Works and Days
by Hesiod,
translated by A. E. Stallings.
Penguin Classics, 2018.
Paperback, 112 pages, $8.45.

Reviewed by J. L. Wall

The new Penguin edition of Hesiod’s Works and Days includes a map. This is a curious decision. There are no journeys in the poem, composed by a self-confessed “landlubber.” “I’ve never sailed the broad sea on a ship,” Hesiod announces without regret, “Not yet, except to Euboea, my one trip”—a quick jaunt across a narrow straits. Homer needs a map. But Hesiod? The map, one surmises, isn’t there to show us where Hesiod went, but to indicate that he came from a specific place: Askra, “wretched town, / Bad in winter, harsh in summer, not / Ever pleasant.”

From this rural backwater on mainland Greece, contends A. E. Stallings, the translator of this new edition and a significant poet in her own right, emerged “the first poet personality in Western literature.”

By this, she doesn’t mean the first person to compose poetry. Nor does she mean that Hesiod predates Homer. (Though there is some scholarly disagreement, and though the Iliad, Odyssey, Theogony, and Works and Days are all artifacts of the eighth century B.C., she comes down on the side of Homer’s primacy.) Rather, she means that Hesiod was the first versifier to take on, in essence, the role of poietes—poet, maker. The Iliad and Odyssey may be greater works than Hesiod’s almanac-like verse, but they emerge from a longer oral tradition. Works and Days emerges from Askra.

This is not the academic consensus; but then again, there really isn’t one. Classicists debate whether the Works and Days and Theogony share an author—and even whether the former is a single poem, or just a compilation of wisdom literature under the label of “Hesiod.” Stallings can’t prove Hesiod’s historical unity. But perhaps she doesn’t need to. Maybe it does not matter whether a man named Hesiod wrote the Theogony or Works and Days so much as it does that the poems themselves claim that Hesiod wrote them. The Theogony announces his name; Works and Days his biography. Just as potsherds announce for posterity the names of their makers and those who drank from them, so do Hesiod’s poems. They are made, crafted things.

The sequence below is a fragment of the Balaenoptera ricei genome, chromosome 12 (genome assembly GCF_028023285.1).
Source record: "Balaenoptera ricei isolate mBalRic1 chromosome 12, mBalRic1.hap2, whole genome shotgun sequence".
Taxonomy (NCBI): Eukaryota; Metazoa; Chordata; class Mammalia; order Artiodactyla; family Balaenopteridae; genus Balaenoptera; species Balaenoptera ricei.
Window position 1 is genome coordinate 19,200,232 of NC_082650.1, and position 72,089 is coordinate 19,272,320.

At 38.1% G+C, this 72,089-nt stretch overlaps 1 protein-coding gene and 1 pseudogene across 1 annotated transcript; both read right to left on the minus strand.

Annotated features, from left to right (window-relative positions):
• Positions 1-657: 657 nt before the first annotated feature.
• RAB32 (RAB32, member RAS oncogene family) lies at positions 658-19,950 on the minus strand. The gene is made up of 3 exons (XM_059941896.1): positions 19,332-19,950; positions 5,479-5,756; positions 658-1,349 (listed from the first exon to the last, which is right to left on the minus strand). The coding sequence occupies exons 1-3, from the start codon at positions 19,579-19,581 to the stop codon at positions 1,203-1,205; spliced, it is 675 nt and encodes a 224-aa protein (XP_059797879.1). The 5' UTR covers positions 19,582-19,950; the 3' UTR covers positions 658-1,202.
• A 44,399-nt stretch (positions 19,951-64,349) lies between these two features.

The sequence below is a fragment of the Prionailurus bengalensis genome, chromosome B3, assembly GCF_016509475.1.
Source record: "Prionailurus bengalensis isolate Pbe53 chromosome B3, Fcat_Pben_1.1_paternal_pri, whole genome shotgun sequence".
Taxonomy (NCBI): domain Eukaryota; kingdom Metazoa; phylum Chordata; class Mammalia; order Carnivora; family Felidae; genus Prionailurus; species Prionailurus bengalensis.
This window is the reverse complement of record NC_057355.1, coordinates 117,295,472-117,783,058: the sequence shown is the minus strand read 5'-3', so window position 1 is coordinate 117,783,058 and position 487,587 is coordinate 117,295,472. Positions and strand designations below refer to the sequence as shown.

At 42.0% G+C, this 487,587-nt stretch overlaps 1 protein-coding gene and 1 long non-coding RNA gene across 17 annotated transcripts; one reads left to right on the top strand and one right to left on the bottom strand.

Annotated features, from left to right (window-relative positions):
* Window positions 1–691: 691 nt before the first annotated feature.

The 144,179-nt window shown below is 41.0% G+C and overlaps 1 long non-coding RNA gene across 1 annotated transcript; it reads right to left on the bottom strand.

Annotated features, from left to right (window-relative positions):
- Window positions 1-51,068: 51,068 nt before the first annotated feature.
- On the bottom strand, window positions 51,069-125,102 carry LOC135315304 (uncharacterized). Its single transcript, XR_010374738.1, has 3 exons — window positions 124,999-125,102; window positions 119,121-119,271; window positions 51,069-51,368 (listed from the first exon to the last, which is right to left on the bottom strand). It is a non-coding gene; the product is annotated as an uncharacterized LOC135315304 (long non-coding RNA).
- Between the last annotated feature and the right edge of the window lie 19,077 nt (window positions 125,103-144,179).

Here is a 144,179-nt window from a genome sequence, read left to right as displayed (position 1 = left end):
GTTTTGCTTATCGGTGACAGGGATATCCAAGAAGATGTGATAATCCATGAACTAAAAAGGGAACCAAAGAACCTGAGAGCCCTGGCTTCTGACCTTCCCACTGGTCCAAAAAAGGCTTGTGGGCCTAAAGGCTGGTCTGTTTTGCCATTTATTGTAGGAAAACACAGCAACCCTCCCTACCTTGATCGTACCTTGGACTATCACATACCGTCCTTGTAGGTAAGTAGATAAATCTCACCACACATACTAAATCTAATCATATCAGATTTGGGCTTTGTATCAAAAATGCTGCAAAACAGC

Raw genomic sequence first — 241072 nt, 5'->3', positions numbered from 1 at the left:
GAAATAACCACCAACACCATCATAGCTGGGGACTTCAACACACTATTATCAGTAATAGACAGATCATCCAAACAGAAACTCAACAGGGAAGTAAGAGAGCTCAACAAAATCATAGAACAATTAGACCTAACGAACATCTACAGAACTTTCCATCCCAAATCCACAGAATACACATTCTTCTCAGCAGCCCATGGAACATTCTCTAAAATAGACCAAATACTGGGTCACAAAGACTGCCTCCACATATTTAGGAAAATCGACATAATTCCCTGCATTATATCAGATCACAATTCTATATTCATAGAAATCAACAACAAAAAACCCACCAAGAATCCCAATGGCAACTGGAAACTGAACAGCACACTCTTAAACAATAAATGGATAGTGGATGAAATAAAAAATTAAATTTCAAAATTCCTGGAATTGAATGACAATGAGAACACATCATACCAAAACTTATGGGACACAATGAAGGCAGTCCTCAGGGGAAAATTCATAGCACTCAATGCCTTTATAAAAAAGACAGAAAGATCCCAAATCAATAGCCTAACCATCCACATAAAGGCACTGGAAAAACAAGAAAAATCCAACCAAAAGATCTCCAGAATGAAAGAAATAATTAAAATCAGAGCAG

Stallings’s Hesiod, in many ways, is closer to the jealous potters and weavers he describes at length than to the vision of the blind, inspired, Muse-led Homeric bard of lore. The substance from which he crafts poetry is more than breath. Like clay and cloth, it’s tangible: the new letters of the Phoenician alphabet introduced to Greece at the end of its illiterate “Dark Ages.” This is significant. “The early alphabet,” Stallings observes, “likes to declare ownership or belonging, and it speaks in the first person.” In Hesiod, for the first time, the alphabet’s two earliest uses converge: it proclaims ownership even as it records poetry.

From this perspective, Works and Days looks like more than just a haranguing invocation of Hesiod’s ne’er-do-well brother, Perses, reminding him of the dignity of labor. It is rather an ode to craftsmanship and the thing well-made.

Hesiod gives instructions not just for the work of plowing, but for making a plow: its ideal dimensions, which trees to select, the need to hire someone skilled to actually build it rather than trying (like a foolish amateur) to do it yourself. Craftsmanship wins out over self-sufficiency. “Bind your feet in snug boots of ox leather, / Well-made, lined with thick felt,” he proclaims a little later. Pay attention, and even the dullest stretches of advice to modern ears—the planting seasons, the astronomical advice—start to sound as much like the praise of careful craft as they do a basic how-to guide.

This emphasis on craft marks an important break from the world and worldview of Homeric epic. In the Iliad and Odyssey, there are things shaped by artisans—but the truest craftsmen aren’t human at all; they’re gods. The famed description of Akhilles’s shield in Book 18 of the Iliad is a description of Hephaistos’s handiwork.

In contrast to craft, Homer’s heroes possess a single-minded focus on κλέος (kleos): fame and reputation, a glory that will outlast them. For its sake, Akhilles chooses a death in his youth; a central tension of the Odyssey is that, if he fails to return home, Odysseus might be forgotten and actually transformed into “No-One,” the false name he gives the Cyclops. (In Phaiakia, he asks the bard Demodocus to sing about the sack of Troy partly to test the state of his kleos after ten years of wandering.) Human dignity, in Homer’s world, inheres in the kleos won in the struggle of combat, in the clash of honor and dishonor.